SOUNDBITE OF "HIGH ATOP A MOUNTAIN"

Ms. ALBERSTEIN: (Singing in foreign language)

BRAND: This poem probably wasn't written to be a political poem, but it seems that everything associated with Israel now is colored by politics and by the situation.

Ms. ALBERSTEIN: That's right.

BRAND: Even this poem about two birds.

Ms. ALBERSTEIN: Exactly. If it's not about war and peace, duality is something very good and important. It makes life more interesting. But you have to understand that in Israel there are still a lot of people that are Holocaust survivors, and they have their fears and traumas. And they're just always afraid that the whole world is against them and everybody wants to finish them. The other group has different conclusions from the Holocaust, and they say, `In spite of what happened to us, I would like to be better. I don't want to do, like, an eye for an eye or something.' Both ways are very difficult.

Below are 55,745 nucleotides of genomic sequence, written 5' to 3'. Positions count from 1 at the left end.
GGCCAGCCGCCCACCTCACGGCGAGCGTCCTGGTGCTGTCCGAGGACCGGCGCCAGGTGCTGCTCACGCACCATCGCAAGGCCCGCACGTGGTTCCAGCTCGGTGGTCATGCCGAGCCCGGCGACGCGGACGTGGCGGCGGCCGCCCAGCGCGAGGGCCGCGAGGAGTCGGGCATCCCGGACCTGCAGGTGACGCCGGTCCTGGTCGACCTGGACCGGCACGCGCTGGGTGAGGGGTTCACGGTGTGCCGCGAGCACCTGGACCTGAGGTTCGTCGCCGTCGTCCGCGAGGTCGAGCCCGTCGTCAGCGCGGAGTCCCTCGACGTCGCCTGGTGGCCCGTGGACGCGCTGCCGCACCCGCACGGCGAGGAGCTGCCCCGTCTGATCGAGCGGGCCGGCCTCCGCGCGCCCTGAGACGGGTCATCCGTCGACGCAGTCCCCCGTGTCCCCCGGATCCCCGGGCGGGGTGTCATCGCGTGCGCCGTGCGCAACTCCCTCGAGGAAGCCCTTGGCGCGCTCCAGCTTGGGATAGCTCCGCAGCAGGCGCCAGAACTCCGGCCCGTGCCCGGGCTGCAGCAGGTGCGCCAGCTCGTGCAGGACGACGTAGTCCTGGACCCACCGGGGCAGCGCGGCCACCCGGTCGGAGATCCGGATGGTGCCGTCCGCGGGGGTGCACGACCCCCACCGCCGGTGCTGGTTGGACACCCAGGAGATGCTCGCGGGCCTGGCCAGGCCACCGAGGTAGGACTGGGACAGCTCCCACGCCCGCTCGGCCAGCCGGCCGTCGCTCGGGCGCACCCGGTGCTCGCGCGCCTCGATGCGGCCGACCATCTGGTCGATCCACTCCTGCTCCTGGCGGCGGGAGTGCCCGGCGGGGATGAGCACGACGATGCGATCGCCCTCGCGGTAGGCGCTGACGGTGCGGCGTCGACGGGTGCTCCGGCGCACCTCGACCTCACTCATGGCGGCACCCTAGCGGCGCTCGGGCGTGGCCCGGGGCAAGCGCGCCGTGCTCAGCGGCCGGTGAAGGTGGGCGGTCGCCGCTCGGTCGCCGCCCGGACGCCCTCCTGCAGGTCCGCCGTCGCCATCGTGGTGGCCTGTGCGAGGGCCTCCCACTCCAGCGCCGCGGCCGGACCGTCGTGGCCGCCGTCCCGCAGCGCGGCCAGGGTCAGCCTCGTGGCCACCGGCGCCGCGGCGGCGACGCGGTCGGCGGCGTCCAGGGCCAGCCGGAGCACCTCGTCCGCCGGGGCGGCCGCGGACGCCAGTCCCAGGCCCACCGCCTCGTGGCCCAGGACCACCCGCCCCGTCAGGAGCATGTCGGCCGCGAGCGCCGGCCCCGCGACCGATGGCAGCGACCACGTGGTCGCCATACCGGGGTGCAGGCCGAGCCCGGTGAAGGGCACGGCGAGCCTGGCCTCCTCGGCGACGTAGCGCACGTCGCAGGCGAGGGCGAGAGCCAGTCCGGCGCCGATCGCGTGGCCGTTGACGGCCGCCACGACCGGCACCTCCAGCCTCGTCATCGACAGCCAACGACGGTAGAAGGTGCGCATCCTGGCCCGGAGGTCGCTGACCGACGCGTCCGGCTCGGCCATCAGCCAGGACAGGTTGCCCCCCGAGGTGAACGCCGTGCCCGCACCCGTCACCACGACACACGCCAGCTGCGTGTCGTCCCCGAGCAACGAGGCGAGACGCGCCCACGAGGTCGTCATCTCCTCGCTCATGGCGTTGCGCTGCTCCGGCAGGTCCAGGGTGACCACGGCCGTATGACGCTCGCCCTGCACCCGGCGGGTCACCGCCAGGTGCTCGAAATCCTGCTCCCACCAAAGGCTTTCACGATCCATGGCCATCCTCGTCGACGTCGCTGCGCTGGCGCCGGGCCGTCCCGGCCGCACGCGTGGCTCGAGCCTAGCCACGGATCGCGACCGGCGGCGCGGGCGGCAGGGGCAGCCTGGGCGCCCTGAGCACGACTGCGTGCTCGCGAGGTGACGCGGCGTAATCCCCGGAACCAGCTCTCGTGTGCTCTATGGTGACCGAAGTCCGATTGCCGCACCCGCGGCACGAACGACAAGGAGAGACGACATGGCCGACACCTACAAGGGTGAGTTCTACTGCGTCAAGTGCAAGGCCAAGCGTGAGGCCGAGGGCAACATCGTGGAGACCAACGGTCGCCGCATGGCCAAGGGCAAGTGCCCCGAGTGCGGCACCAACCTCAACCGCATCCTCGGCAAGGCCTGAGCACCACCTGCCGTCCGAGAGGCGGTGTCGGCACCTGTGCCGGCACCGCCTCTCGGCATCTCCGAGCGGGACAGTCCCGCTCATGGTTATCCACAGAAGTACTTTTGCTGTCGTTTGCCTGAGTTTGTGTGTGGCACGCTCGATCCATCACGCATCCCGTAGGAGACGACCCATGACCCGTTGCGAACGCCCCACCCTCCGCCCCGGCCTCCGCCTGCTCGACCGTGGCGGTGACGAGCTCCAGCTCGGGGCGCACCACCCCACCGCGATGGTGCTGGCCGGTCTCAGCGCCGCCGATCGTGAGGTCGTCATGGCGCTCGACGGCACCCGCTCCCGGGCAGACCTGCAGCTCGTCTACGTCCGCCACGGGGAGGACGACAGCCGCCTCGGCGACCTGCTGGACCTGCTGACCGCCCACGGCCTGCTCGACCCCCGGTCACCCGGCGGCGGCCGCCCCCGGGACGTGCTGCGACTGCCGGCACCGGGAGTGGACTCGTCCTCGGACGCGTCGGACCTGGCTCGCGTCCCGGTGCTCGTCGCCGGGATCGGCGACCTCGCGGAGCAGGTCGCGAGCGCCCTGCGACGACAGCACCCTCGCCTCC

SOUNDBITE OF SONG

Ms. ALBERSTEIN: (Singing in foreign language)

I believe that the cloud of the Holocaust is somehow the background of a lot of things.

BRAND: Is that, in part, what the song "Passport Control" is about?

Ms. ALBERSTEIN: Oh, yes.

BRAND: You speak in that song of a paranoia that the world...

Ms. ALBERSTEIN: Exactly. Well, the song was written a few years ago, but lately it becomes more meaningful.

BRAND: And what are you saying there?

Ms. ALBERSTEIN: He doesn't like me. He looks at me suspiciously. He's turning my passport from side to side, and I try to explain to him that the letters go from right to left. I'm sure he will send me very soon to an interrogation room. I know, I read books, I saw movies. People disappear suddenly. They'll never find me again. And all this paranoia is basically part of being Israeli. Whenever we go outside, people tell us, `Don't hold your passport open so they won't see the Hebrew letters,' you know, `and don't hold a Hebrew book in your hands.'